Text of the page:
On Knowing the Bible, by Witness Lee


In interpreting the Bible, one should not be confined by the background, nor should he ignore the background. For example, in the Lord’s sermon on the mount, many words are spoken with a Jewish background. The Lord says, “Therefore, if you are offering your gift at the altar and there remember that your brother has anything against you” (Matt. 5:23), and so on. This offering of the gift at the altar is based wholly on the background of Judaism. If you want to understand the original meaning of this word, you cannot neglect the background of the time. The Jews offered their gift at the altar then for the purpose of drawing nigh to God and fellowshipping with Him. If you grasp hold of this principle, you will realize that the Lord’s words refer to a man offering something before God and fellowshipping with God. Therefore, we cannot neglect the background. Rather, we should understand the background.

On the other hand, we should not be confined to the background. We cannot teach people to go to the altar to offer gifts now just because the Lord Jesus has spoken such a word. If you are confined by this background, you will have a big problem. Hence, we must see that we cannot neglect the background; if we do, we will not understand the exact meaning of the Bible. On the other hand, we must be careful not to be confined to the background lest we fall into error.


God’s words to man are divided into dispensations. Some words were spoken by God to man in the dispensation of the law. Some words were spoken by God to man in the dispensation of grace. When we try to understand these words, we must differentiate between the different dispensations. We should not apply the words spoken in the dispensation of the law to the dispensation of grace. This is the mistake of the Seventh-Day Adventists in keeping the Sabbath. Keeping the Sabbath is a commandment that God gave to man in the dispensation of the law. When one comes to the age of grace, it is a different matter altogether. But the Seventh-Day Adventists hold on to Exodus 20 and say that since God clearly spoke about the Sabbath, we should therefore keep the Sabbath today. It is true that God spoke of keeping the Sabbath, but this is a matter in the dispensation of the law and not in the dispensation of grace.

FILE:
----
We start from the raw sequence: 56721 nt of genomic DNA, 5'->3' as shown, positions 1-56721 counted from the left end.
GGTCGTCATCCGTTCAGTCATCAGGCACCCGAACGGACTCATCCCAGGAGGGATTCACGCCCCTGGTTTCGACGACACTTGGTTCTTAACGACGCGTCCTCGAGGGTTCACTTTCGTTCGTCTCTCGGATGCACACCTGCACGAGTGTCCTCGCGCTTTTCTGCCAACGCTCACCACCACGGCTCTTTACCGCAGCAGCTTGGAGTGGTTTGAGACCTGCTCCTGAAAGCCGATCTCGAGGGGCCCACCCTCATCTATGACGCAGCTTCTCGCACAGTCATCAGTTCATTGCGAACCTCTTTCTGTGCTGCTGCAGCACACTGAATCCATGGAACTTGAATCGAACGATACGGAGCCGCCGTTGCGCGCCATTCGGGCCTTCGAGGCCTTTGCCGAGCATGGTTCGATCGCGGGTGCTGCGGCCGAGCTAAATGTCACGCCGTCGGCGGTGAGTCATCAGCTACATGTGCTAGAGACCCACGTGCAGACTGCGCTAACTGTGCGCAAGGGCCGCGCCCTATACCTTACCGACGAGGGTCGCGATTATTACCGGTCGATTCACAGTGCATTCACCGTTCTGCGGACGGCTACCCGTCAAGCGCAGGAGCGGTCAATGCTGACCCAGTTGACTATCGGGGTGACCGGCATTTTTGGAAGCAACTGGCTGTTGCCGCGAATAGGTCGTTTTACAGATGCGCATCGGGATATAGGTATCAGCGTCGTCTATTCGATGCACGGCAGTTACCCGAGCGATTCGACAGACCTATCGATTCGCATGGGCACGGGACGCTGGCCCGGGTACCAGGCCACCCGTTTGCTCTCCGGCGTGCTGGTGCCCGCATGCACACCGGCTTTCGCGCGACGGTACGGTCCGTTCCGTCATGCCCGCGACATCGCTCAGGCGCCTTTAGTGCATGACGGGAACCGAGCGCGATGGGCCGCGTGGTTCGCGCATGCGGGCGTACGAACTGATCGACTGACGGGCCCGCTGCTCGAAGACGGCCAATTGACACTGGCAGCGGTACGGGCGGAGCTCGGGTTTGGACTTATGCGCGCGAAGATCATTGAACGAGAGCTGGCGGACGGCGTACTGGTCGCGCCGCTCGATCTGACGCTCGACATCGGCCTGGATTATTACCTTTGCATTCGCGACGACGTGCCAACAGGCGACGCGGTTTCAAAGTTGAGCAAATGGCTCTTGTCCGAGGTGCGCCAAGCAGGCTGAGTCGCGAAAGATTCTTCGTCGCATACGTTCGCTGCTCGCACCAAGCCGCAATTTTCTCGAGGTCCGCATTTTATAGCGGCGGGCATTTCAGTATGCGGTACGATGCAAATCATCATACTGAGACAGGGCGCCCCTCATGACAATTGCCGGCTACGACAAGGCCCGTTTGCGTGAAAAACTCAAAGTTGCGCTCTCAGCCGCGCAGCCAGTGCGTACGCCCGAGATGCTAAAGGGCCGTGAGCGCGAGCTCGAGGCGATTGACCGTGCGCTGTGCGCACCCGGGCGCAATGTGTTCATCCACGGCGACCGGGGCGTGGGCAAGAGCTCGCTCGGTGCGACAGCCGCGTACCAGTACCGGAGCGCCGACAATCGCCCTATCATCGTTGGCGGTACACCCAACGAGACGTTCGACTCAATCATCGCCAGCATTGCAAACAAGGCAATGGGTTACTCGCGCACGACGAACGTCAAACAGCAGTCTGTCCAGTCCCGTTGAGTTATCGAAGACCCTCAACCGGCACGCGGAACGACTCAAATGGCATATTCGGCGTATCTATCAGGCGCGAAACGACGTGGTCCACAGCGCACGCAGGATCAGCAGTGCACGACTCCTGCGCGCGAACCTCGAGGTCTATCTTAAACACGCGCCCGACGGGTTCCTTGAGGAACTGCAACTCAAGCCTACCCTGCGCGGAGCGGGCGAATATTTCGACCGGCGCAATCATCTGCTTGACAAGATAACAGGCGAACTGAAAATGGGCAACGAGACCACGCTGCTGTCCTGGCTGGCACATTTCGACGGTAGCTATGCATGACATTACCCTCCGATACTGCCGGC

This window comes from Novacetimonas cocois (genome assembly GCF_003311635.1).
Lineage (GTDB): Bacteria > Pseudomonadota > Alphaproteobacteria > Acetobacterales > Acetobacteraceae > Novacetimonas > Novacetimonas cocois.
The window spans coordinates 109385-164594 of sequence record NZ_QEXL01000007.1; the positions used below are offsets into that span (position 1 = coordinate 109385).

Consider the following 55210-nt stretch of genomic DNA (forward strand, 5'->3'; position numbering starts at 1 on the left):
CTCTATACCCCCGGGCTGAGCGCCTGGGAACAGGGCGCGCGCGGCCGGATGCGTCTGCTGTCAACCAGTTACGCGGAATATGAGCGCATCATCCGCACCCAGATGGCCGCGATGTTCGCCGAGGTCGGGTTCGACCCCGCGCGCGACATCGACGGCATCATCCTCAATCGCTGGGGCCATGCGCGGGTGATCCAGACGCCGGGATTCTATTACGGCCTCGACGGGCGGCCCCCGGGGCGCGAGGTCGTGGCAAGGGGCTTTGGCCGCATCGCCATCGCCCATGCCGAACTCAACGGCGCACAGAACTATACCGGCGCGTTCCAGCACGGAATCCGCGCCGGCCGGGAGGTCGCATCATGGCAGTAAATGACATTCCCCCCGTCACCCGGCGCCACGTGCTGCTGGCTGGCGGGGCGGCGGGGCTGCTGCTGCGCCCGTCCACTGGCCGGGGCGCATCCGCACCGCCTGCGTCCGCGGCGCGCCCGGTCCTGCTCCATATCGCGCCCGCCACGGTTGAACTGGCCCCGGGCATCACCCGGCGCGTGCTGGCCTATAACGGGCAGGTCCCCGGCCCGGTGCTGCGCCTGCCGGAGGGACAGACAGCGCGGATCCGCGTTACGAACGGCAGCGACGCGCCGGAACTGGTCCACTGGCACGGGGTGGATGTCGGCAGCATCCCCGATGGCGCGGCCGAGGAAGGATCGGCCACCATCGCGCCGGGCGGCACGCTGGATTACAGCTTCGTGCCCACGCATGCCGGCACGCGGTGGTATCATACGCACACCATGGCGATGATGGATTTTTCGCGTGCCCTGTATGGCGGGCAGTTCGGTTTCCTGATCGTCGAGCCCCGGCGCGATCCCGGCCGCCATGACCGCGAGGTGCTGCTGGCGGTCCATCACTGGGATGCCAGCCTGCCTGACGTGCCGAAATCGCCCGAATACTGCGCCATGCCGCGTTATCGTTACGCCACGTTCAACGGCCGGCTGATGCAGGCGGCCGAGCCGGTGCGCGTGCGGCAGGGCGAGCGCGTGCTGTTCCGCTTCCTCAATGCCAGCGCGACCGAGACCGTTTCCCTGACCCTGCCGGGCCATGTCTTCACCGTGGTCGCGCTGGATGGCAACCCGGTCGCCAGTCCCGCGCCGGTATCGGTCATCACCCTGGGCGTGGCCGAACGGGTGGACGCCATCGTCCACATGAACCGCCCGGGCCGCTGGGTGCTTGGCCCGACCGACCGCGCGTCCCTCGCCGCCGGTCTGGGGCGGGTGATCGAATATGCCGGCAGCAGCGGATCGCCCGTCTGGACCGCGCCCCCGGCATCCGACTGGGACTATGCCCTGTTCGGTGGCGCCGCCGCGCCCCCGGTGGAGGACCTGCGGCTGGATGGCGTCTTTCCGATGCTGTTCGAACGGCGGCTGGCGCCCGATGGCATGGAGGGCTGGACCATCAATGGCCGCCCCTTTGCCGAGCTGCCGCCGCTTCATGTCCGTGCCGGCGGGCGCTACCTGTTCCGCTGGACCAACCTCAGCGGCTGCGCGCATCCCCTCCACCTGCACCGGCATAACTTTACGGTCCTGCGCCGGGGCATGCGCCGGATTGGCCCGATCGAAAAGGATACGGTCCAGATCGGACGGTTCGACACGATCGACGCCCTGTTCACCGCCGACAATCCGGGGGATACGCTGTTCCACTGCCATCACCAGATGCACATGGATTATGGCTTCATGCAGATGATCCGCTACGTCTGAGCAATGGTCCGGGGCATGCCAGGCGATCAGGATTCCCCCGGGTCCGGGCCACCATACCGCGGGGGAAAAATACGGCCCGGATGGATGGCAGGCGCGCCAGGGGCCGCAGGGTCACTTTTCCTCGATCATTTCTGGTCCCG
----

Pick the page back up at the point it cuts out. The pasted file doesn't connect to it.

There is another example. In Psalms it says that our children in the flesh are God’s blessings. Please remember that this is a word in the Old Testament. In the New Testament, this is no longer true. One cannot find anything in the New Testament that says that the children of the flesh are blessings. Although I cannot say that the children of the flesh are now curses, I dare to assure you that the children of the flesh are burdens and lessons. Today, in the dispensation of grace, the real blessing is the spiritual children.

In the same principle, God promised His chosen people in the Old Testament that they would prosper and enlarge their territory on the earth. But it is exactly the opposite in the New Testament. If you stood on the podium today and quoted the Old Testament words, telling the brothers and sisters, “Thank God, He has promised that if we fear Him, He will enlarge our territory and everyone will be a great landowner,” this would be entirely wrong. There is such a promise in the Bible, but this promise is not under grace, but under the law. In the New Testament age, God said that we should forsake our land and sell it to give to the poor. This is exactly opposite to the Old Testament age.

Although all these are words of the Bible and are all inspired by God, we should not take the words of the old dispensation and apply them to the present dispensation. The Catholics and many Protestants err on this point. There are many things in Catholicism that come from Judaism in the Old Testament. Even the clothing worn by their priests and their rituals of worship are all a borrowing of the principle of the Old Testament. Surely those things are mentioned in the Bible, but they are not for our present dispensation. In expounding and interpreting the Bible, one cannot say, “Is not this the word of the Bible? If it is, we should keep it.” We cannot speak in this way. We have to differentiate the ages; that is, we have to know clearly to which dispensation a word belongs. If you are not in a certain dispensation, then the words for that dispensation have nothing to do with you. In the future, we will speak on the dispensations more.

(On Knowing the Bible, Chapter 4, by Witness Lee)